To verify it yourself, modify the contents of an existing file. I am going to modify the contents of file4 in directory1 replica.

$ echo "Welcome to OSTechNix" > directory1/file4

Now start the synchronization again:

$ unison directory1/ directory2/

This time Unison will sync the modified file(s).

Contacting server...
Looking for changes
Reconciling changes

directory1     directory2         
changed  ---->            file4  [f] f

Proceed with propagating updates? [] y
Propagating updates


UNISON 2.48.4 started propagating changes at 16:05:27.13 on 02 Oct 2020
[BGN] Updating file file4 from /home/sk/directory1 to /home/sk/directory2
[END] Updating file file4
UNISON 2.48.4 finished propagating changes at 16:05:27.14 on 02 Oct 2020


Saving synchronizer state
Synchronization complete at 16:05:27  (1 item transferred, 0 skipped, 0 failed)

As you can see in the above output, Unison has detected that file4 has been changed in the first replica and synchronized it with second replica.

If both replicas are modified and their contents are different, then the changes are in conflict. In such cases, Unison will ask the user how to propagate the updates on both sides. The conflicts will be displayed with left and right arrows like below.

directory1     directory2         
new file <-?-> new file   file6  [] 

If some default action is indicated by an arrow, simply press ENTER key to go on to the next changed file. If you want to do something different with this file, you can press either "<" or ">" to force the change to be propagated from right to left or from left to right.

directory1     directory2         
new file <==== new file   file6  [] <

If you don’t want to make any changes, just press "/" to skip this file and leave both replicas alone.

1.1. Unison profiles

Unison uses profiles to sync files and folders between two directories on same or two different machines. A profile is nothing but a text file where we define the actual path of root directories and the path preferences that should be synchronized. All profiles will be stored in .unison directory in your $HOME directory.

When you run Unison for the first time, a default profile named default.prf is created under ~/.unison directory. The default profile doesn’t have any preferences defined. So everything stored in one replica will be synchronized to other replica.

We can also create a custom profiles with the list of path preferences. This will help you to avoid synchronizing the entire two replicas.

Using the custom profiles, we can instruct Unison:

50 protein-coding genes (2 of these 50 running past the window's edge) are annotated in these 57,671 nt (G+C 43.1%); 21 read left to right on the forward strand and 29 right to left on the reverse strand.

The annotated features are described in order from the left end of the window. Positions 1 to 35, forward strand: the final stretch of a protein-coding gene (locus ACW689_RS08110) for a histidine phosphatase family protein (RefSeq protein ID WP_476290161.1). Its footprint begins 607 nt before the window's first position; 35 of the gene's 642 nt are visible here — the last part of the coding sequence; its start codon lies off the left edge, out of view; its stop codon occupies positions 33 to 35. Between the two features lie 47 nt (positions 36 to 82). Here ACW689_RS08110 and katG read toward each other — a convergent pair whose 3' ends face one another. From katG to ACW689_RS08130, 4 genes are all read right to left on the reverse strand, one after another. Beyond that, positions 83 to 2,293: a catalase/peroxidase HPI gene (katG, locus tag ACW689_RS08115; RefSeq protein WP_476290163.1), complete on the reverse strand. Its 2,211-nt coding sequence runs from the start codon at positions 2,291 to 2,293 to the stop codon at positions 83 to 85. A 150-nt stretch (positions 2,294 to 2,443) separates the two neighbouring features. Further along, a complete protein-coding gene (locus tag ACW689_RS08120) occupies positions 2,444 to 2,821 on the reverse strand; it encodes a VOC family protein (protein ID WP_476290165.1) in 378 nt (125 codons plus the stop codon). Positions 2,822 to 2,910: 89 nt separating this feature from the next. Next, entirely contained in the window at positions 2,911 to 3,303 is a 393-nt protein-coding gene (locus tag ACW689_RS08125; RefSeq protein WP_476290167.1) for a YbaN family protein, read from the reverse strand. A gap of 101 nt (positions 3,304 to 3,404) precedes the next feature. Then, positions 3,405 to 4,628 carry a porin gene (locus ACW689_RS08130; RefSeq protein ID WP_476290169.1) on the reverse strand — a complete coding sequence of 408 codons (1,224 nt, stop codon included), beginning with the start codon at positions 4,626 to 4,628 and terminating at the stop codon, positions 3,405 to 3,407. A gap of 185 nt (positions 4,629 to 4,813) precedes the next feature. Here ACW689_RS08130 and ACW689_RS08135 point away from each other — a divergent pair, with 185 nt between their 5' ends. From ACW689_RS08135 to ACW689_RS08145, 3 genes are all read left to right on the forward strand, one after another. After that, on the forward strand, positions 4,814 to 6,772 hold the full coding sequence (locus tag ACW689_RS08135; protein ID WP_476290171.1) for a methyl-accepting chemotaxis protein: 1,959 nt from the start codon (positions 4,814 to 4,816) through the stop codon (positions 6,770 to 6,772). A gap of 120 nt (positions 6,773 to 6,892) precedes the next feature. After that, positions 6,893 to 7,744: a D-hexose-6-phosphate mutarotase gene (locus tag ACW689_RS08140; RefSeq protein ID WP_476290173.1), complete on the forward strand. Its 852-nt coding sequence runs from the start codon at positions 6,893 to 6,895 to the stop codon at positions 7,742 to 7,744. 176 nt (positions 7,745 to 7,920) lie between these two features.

• to sync specific files and folders,
  • to ignore a specific file or specific type of files from synchronization.

Let us see an example.

Create two replicas and save some files and folders in one replica and leave the other empty.

$ mkdir ~/directory1
$ mkdir ~/directory2

Then, create a new profile named dir_profile.prf:

$ nano .unison/dir_profile.prf

Define the root directories and the paths of files and directories that you want to sync:

# Roots of the synchronization
root = /home/sk/directory1
root = /home/sk/directory2 

# Paths to synchronize 
path = dir1
path = file2

The two roots can be given in either order. Unison will sort them into a canonical order before doing anything else. If you don’t specify any paths, Unison will simply synchronize the two entire replicas, beginning from the given pair of roots. If one or more path preferences are given, then Unison will synchronize only these paths and their children.

In the above example, I have defined the dir1 and file2 should be synced to other root directory. Save and close the file.

After creating the profile, start the synchronization process using command:

$ unison dir_profile.prf

You will be prompted if you want to continue to sync the contents of directory1 with directory2. Simply press ENTER key and then press f key to confirm the paths to synchronize. Finally press y and hit ENTER key to proceed with propagating updates.

Contacting server...
Looking for changes
Warning: No archive files were found for these roots, whose canonical names are:
	/home/sk/directory1
	/home/sk/directory2
This can happen either
because this is the first time you have synchronized these roots, 
or because you have upgraded Unison to a new version with a different
archive format.  

Update detection may take a while on this run if the replicas are 
large.

Unison will assume that the 'last synchronized state' of both replicas
was completely empty.  This means that any files that are different
will be reported as conflicts, and any files that exist only on one
replica will be judged as new and propagated to the other replica.